It’s always distressing and tragic when we hear a report of shark attack. But what is the actual likelihood of dying due to a shark encounter in Australia? How concerned about this are you as you go swimming? How concerned should you be?
These are all very basic questions and they serve as great opportunities to understand how we perceive risks and, importantly, how we can do this better.
So let’s answer the first question: how likely is a fatal shark attack for an Australian? To get a crude estimate of this, averaged across the whole population, you would divide the number of people who have died due to a shark attack each year (on average three to four each year based on recent data) by the population of Australia (approximately 24 million). This yields a risk of approximately one in eight million per year, which is thankfully very low.
Does this assuage your fear? If not, the reason is probably that the imagery of a shark attack is so terrifying. Any unusual and dramatic event has a huge impact on our psyche and this distorts our perception.
Also, it’s not that easy for us to interpret what a risk expressed as a relative frequency truly means.
Putting risks into perspective
So how can we tackle this issue of understanding risk better, and putting it into perspective? One interesting and useful way is to use the “micromort” – a one-in-a-million chance of death – as a unit of risk to help with comparisons between risky events. A Stanford professor first suggested this tool in the 1970s.
If something exposes you to a micromort of risk, this means it exposes you to a one-in-a-million chance of dying. Using micromorts to understand risk is by no means perfect, but it can work quite well to dispel some commonly held misconceptions as to how risky certain activities are.
So, firstly, let’s try to fully understand what a one-in-a-million chance is. One useful analogy is that it represents the same likelihood as tossing a coin 20 times and having it land heads up every time. You don’t need to have a good grasp of probability to understand how unlikely this is and therefore how small this unit of a micromort of probability is.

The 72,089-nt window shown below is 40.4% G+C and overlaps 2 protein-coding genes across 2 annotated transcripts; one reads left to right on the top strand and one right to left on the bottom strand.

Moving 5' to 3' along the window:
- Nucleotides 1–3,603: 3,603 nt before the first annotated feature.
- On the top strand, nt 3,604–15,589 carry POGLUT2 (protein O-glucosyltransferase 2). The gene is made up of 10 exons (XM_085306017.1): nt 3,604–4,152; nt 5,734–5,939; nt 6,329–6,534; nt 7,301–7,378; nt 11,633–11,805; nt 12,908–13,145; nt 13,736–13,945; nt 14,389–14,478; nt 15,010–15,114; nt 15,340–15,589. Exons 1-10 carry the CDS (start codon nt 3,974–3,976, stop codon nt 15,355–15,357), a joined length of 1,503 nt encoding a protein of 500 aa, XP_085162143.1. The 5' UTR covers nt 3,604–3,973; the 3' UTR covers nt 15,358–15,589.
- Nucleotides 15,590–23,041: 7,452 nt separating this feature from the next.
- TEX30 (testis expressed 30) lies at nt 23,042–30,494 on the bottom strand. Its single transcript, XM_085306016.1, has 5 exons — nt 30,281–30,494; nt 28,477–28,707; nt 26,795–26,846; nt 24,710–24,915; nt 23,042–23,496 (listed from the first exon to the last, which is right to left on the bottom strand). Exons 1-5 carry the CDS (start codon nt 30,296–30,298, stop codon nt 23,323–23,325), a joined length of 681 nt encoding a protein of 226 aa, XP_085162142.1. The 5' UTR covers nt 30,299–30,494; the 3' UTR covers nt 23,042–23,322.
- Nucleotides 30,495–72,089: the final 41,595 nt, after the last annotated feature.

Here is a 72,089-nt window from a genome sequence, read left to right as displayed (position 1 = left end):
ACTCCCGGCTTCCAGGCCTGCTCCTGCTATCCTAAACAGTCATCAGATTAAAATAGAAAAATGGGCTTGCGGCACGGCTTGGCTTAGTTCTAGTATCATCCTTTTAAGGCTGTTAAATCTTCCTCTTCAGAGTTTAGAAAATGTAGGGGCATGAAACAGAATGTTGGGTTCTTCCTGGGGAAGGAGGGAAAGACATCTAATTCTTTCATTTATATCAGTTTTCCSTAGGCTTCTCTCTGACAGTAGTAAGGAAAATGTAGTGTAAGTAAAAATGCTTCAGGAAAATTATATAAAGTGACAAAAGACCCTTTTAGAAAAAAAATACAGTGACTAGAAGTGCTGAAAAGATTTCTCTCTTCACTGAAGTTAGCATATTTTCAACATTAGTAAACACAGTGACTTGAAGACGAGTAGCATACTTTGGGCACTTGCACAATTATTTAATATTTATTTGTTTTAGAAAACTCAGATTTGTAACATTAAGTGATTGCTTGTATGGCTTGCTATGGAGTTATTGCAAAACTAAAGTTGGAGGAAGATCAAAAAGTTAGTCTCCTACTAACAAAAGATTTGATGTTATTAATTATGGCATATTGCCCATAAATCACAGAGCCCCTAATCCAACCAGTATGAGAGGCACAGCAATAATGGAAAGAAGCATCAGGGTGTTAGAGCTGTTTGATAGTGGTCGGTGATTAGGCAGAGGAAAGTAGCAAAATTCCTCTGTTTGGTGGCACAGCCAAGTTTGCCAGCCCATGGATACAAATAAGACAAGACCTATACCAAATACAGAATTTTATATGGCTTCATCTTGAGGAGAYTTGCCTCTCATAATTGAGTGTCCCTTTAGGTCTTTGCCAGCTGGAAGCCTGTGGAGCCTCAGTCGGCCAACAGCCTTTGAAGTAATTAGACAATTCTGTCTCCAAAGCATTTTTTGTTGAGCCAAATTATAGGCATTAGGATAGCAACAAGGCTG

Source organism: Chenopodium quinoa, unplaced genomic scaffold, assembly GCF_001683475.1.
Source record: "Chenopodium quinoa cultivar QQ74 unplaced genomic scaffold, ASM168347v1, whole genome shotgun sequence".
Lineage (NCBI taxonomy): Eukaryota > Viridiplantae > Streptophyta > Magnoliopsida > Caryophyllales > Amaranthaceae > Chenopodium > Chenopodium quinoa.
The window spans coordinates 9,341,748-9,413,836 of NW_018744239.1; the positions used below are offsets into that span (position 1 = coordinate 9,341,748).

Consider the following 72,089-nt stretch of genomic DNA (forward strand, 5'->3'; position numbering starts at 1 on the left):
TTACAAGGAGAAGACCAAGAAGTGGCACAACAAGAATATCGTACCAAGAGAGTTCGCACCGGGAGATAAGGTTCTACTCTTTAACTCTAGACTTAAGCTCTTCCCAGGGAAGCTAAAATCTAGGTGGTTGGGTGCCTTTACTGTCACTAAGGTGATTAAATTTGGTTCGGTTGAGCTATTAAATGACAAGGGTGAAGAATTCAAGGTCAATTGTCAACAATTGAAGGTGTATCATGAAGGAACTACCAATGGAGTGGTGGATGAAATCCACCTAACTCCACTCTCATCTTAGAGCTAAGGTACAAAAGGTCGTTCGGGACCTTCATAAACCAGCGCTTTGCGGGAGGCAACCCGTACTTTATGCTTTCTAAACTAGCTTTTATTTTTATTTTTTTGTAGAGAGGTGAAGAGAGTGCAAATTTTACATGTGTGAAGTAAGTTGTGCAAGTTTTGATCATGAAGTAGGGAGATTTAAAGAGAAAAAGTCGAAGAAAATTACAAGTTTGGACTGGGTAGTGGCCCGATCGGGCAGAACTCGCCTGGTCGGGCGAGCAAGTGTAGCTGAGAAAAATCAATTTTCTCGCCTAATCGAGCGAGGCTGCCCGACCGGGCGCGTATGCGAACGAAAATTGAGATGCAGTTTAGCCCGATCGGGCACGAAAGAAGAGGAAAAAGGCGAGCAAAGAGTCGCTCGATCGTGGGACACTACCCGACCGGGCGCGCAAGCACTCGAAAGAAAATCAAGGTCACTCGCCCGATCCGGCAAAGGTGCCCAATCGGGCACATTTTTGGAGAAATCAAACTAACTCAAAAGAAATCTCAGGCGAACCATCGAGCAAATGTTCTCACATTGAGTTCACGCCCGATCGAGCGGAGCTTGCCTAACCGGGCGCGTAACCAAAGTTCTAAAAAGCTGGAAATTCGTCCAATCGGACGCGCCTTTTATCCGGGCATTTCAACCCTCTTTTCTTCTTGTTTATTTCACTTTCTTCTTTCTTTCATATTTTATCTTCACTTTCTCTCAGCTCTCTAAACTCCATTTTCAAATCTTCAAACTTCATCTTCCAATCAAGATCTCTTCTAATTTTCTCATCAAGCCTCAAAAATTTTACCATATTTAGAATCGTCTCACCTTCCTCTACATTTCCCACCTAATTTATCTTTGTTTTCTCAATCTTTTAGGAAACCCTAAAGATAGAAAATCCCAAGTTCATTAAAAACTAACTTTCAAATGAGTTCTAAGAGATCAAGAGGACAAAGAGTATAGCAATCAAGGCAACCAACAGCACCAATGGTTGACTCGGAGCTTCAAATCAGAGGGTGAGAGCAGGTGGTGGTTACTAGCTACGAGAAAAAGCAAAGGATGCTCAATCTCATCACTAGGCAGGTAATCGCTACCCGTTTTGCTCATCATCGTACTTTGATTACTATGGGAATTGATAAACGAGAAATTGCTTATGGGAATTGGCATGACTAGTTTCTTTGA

Before we look at this concept in practice, it’s worth noting that estimates of how likely events are depends on which data have been used to calculate these likelihoods. Data from different countries may yield different estimates. Broadly speaking, however, the riskiness of the following activities is fairly universally agreed on, as they are usually similar across Western countries.
Everyone would consider skydiving dangerous, and it is. According to world experts on the subject, skydiving increases your risk of dying by approximately eight to nine micromorts per jump (meaning you have roughly a one-in-100,000 chance of dying).
Interestingly, marathon running, an activity probably considered healthy, also increases your risk of dying by approximately seven micromorts per run. So if you are a marathon runner who is scared of jumping out of an aeroplane because of the risks, one might argue there isn’t really a rational basis for this fear.
Scuba diving is another activity everyone would consider to involve significant risks. It increases your risk of dying by approximately five to ten micromorts per dive.